Mathematics is the model of exact inference; and in physics we have endeavoured to replace all cruder inference by this rigorous type. Where we cannot complete the mathematical chain we confess that we are wandering in the dark and are unable to assert real knowledge. Small wonder then that physical science should have evolved a conception of the world consisting of entities rigorously bound to one another by mathematical equations forming a deterministic scheme. This knowledge has all been inferred and it was bound therefore to conform to the system of inference that was used. … But making all allowance for future progress in developing the scheme, it seems to be flying in the face of obvious facts to pretend that it is all comprehensive, Mr. X is one of the recalcitrants. When sound-waves impinge on his ear he moves, not in accordance with a mathematical equation involving the physical measure numbers of the waves, but in accordance with the meaning that those sound-waves are used to convey. To know what there is about Mr. X which makes him behave in this strange way, we must look not to a physical system of inference, but to that insight beneath the symbols which in our own minds we possess.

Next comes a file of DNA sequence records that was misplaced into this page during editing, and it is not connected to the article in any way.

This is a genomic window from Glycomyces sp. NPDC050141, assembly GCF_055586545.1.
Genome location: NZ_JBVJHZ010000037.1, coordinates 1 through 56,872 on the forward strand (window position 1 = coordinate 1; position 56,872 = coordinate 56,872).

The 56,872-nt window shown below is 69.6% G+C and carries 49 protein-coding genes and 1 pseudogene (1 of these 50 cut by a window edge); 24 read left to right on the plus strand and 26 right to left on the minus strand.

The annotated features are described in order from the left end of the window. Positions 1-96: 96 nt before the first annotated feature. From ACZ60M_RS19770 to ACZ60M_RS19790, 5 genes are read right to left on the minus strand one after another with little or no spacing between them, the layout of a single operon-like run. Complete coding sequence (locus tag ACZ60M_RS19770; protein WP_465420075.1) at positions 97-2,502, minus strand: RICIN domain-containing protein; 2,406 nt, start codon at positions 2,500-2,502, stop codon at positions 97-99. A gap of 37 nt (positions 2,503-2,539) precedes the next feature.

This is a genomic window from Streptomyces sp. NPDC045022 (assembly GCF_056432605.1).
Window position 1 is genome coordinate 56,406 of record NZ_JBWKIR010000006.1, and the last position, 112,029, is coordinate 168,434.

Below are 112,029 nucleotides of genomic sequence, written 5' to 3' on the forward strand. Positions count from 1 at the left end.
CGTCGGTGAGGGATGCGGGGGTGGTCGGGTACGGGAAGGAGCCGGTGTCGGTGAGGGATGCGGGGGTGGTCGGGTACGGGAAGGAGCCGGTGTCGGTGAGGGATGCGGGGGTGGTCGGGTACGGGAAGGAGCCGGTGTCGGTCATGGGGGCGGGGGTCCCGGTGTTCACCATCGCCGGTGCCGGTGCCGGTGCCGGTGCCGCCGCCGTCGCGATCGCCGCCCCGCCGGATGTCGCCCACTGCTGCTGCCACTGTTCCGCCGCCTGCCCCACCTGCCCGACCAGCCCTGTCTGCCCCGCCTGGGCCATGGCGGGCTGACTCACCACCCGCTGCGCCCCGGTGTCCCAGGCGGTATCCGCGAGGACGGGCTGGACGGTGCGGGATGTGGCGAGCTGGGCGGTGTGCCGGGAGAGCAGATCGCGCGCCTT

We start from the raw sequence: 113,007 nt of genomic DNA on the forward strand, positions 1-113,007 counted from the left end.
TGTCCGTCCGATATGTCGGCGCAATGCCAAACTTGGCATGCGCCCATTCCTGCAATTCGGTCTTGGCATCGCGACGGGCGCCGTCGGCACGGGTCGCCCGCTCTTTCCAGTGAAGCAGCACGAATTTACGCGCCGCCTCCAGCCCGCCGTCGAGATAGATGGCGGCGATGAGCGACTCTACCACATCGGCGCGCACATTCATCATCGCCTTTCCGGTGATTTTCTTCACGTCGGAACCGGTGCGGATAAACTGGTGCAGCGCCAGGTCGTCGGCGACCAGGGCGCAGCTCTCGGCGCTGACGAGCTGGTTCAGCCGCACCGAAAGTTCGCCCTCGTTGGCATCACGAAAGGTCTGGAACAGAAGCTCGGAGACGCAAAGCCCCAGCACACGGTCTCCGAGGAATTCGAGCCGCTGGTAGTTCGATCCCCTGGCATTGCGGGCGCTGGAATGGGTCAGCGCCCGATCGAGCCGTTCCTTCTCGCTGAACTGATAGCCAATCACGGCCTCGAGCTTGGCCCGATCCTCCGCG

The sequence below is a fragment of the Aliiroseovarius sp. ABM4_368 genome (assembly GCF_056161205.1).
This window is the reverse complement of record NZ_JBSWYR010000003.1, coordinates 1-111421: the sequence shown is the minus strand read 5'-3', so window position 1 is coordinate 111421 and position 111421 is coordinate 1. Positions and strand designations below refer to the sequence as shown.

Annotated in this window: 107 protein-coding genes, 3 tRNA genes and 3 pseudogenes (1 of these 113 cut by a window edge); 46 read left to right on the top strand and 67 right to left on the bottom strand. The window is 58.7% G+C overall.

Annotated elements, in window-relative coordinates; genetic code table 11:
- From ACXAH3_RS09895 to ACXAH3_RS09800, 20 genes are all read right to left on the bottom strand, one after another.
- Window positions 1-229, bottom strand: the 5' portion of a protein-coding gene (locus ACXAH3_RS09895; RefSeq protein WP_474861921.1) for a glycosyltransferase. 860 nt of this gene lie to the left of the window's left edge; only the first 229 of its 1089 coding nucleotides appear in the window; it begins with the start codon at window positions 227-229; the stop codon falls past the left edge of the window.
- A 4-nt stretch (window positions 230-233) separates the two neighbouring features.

In the scientific world the conception of substance is wholly lacking, and that which most nearly replaces it, viz. electric charge, is not exalted as star-performer above the other entities of physics. For this reason the scientific world often shocks us by its appearance of unreality. It offers nothing to satisfy our demand for the concrete.

… The modern scientific theories have broken away from the common standpoint which identifies the real with the concrete. …